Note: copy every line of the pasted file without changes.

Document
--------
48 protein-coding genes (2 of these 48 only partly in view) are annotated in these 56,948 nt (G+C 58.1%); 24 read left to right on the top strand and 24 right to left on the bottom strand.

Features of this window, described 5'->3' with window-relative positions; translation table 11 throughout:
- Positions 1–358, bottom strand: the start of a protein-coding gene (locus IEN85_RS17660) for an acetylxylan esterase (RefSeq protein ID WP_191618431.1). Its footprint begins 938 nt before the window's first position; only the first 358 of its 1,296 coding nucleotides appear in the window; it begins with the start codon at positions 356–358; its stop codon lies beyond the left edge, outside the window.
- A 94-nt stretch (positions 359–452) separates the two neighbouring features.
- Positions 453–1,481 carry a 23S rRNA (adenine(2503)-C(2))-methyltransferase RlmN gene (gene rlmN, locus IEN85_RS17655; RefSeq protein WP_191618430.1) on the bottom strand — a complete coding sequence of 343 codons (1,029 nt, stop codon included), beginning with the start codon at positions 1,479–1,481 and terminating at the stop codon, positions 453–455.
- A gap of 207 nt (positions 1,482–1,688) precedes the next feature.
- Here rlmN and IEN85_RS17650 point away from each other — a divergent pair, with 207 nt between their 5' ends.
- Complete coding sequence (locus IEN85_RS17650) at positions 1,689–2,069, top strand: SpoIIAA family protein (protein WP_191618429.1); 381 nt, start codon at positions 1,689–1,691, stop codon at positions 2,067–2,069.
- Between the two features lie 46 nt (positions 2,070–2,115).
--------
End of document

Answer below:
48 protein-coding genes (2 of these 48 only partly in view) are annotated in these 56,948 nt (G+C 58.1%); 24 read left to right on the top strand and 24 right to left on the bottom strand.

Features of this window, described 5'->3' with window-relative positions; translation table 11 throughout:
- Positions 1–358, bottom strand: the start of a protein-coding gene (locus IEN85_RS17660) for an acetylxylan esterase (RefSeq protein ID WP_191618431.1). Its footprint begins 938 nt before the window's first position; only the first 358 of its 1,296 coding nucleotides appear in the window; it begins with the start codon at positions 356–358; its stop codon lies beyond the left edge, outside the window.
- A 94-nt stretch (positions 359–452) separates the two neighbouring features.
- Positions 453–1,481 carry a 23S rRNA (adenine(2503)-C(2))-methyltransferase RlmN gene (gene rlmN, locus IEN85_RS17655; RefSeq protein WP_191618430.1) on the bottom strand — a complete coding sequence of 343 codons (1,029 nt, stop codon included), beginning with the start codon at positions 1,479–1,481 and terminating at the stop codon, positions 453–455.
- A gap of 207 nt (positions 1,482–1,688) precedes the next feature.
- Here rlmN and IEN85_RS17650 point away from each other — a divergent pair, with 207 nt between their 5' ends.
- Complete coding sequence (locus IEN85_RS17650) at positions 1,689–2,069, top strand: SpoIIAA family protein (protein WP_191618429.1); 381 nt, start codon at positions 1,689–1,691, stop codon at positions 2,067–2,069.
- Between the two features lie 46 nt (positions 2,070–2,115).